England’s journey from Tokyo airport to their hotel in the Japanese capital took almost as long as the 11-hour flight from Heathrow airport because of the devastation caused by Typhoon Faxai, which on Monday claimed at least three lives.
Eddie Jones, the England head coach, yesterday vowed that his squad would have to be “comfortable being uncomfortable” if they were to win the World Cup in Japan but even he could not have expected such an immediate challenge to that mantra.
On landing in Narita Airport yesterday, England were stranded for six hours in the aftermath of one of the strongest typhoons to have made landfall in Tokyo for decades, with winds of over 110 mph battering the city.
England had been reassured that their flight would not be impacted despite Australia’s decision to delay their flight because of the weather warning but, despite landing under clear blue skies and balmy conditions, their hopes of a smooth transit were dashed by the ensuing travel chaos.
The England squad decided to play an impromptu cricket match at the airport as they waited for almost six hours before taking their transit to their Tokyo hotel, before they fly on to the coastal resort of Miyazaki on Tuesday.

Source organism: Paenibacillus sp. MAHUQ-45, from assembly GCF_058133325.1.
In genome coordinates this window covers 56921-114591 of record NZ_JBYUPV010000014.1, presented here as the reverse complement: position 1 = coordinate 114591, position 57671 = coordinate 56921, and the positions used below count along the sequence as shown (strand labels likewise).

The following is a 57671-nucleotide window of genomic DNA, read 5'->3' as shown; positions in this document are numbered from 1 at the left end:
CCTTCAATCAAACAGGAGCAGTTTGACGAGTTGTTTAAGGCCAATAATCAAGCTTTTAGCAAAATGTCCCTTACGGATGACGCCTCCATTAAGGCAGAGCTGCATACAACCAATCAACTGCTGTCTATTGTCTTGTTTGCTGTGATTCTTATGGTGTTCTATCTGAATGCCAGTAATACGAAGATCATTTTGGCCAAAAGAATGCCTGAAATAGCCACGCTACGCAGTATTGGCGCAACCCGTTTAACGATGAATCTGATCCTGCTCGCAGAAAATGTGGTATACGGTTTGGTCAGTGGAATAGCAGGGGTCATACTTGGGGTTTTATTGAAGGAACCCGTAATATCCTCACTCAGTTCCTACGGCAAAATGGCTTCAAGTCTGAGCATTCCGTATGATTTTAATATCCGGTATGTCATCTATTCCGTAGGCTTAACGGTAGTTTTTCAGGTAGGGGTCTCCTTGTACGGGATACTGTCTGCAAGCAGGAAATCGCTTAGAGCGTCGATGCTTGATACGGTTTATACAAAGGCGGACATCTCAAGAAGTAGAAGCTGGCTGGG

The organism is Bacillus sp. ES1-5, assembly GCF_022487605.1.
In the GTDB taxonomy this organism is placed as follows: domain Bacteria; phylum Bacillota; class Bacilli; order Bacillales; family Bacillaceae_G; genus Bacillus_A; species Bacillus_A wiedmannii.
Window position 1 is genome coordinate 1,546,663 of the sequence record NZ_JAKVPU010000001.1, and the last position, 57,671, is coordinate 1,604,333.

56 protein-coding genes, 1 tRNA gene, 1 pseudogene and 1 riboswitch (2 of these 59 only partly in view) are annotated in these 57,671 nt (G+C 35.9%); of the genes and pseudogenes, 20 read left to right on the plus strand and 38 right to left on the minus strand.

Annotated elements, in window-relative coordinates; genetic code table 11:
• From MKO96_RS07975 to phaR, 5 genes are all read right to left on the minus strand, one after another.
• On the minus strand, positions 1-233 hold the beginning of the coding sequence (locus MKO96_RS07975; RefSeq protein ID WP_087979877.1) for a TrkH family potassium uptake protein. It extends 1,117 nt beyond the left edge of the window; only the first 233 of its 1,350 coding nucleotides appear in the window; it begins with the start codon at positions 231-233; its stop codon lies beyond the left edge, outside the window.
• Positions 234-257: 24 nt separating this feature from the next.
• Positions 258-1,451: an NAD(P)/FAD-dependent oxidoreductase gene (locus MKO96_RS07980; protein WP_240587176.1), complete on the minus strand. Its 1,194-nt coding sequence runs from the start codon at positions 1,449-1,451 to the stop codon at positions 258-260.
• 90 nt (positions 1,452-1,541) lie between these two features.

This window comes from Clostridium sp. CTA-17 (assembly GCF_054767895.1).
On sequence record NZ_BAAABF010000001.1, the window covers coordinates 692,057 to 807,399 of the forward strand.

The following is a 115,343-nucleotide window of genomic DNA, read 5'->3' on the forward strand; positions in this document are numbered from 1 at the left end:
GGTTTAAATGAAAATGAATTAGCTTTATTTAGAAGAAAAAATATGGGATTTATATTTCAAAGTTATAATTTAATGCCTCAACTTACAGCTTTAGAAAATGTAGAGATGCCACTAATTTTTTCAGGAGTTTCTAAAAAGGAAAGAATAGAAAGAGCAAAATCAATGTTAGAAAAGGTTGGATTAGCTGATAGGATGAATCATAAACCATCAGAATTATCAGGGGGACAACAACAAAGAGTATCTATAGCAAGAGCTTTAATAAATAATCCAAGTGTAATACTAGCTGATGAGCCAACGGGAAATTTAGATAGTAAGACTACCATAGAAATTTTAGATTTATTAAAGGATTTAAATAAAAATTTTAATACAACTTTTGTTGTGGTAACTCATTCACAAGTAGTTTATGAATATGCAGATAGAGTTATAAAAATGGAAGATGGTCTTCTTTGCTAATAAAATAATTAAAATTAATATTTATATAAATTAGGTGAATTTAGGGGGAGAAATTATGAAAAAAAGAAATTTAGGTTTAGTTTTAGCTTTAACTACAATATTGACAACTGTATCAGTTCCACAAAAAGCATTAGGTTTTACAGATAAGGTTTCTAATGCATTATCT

The problems started when the 31-man squad were kept on board their flight for an hour after landing because of a lack of buses to take them to the terminal.
England were then informed that the two coaches that had been booked to take the players and management team into the city had not been able to reach the airport because of traffic congestion, with many roads gridlocked in the wake of the typhoon while all trains had been suspended.
The transport eventually arrived at 8pm, over six hours after the squad had landed, before they faced a two-and-a-half hour journey to their hotel in Shiodome, some 40 miles from the airport.
Jones had already prepared his players for travel disruptions as part of his World Cup preparations, including deliberately making the squad arrive later than their usual arrival time ahead of their warm-up match against Ireland last month.
While there appeared to be more posters promoting the 2020 Olympics in Japan than the World Cup, England will at least be greeted by a welcome banner at Miyazaki Airport when they land and there is great excitement in the coastal resort about their arrival.
“This is a unique World Cup. It’s the first time in a tier-two nation so our ability to adapt quickly will be imperative,” said Jones, who coached Japan during the 2015 World Cup.
“Every one of the 20 teams goes into the World Cup with the target of being at their best. We think we have prepared well so we have put ourselves in a good position.
“We are excited to arrive in Japan, it is a great honour and privilege to represent England and we are looking forward to the tournament.
“We used our warm-up games effectively. We were able to experiment with selection and tactics and have developed a solid platform game. Our ability to adapt to different conditions, different teams and different referees has improved.”